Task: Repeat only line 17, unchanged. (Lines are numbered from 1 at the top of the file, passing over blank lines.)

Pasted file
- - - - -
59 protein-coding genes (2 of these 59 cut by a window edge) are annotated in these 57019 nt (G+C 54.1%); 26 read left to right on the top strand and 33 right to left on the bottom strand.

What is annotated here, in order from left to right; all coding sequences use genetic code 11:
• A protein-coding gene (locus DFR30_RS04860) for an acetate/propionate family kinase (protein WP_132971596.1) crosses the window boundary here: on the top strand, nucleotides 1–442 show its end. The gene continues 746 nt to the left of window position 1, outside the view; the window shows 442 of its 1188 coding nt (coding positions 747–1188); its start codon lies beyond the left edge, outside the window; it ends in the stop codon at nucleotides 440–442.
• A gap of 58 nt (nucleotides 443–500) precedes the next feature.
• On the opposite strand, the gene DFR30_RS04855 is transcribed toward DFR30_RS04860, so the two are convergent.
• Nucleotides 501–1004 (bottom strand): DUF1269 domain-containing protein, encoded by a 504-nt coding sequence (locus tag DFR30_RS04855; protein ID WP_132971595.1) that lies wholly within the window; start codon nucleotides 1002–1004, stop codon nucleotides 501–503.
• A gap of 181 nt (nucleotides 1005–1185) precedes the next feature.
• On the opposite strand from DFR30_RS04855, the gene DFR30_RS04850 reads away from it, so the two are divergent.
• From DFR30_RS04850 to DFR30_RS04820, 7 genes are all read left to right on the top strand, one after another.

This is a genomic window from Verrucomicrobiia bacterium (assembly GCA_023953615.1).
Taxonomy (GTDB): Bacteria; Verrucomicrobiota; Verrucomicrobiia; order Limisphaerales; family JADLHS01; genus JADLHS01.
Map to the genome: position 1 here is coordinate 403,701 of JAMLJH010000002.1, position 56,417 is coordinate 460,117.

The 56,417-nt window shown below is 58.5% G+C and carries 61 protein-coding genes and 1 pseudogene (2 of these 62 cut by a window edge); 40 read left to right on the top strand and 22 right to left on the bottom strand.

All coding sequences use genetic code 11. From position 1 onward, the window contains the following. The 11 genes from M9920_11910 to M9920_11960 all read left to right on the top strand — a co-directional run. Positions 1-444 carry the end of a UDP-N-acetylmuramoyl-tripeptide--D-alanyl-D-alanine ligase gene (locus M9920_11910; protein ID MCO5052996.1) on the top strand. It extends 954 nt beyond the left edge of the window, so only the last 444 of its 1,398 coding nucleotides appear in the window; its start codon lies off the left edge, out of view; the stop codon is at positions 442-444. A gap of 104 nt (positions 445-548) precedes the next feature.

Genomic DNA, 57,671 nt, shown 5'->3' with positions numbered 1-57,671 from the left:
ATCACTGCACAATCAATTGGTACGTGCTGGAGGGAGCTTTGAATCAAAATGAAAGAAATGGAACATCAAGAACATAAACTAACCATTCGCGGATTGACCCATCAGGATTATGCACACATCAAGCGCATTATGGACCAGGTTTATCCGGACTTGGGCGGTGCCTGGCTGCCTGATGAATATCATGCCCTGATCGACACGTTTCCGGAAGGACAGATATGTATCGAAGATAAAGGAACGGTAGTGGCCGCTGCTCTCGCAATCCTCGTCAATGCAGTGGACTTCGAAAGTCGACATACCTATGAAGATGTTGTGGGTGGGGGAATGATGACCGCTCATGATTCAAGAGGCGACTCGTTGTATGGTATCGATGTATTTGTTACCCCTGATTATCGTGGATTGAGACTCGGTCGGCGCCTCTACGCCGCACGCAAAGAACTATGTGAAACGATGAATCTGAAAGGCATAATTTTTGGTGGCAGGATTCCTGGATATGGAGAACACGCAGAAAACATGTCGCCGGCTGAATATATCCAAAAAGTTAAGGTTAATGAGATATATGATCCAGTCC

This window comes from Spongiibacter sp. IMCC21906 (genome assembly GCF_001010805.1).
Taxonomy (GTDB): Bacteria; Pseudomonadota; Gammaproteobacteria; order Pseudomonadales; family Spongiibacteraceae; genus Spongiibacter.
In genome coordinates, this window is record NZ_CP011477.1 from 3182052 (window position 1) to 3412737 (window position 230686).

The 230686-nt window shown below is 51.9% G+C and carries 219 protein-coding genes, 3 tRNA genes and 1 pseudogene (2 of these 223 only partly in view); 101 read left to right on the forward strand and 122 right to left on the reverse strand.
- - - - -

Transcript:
This window comes from Spongiibacter sp. IMCC21906 (genome assembly GCF_001010805.1).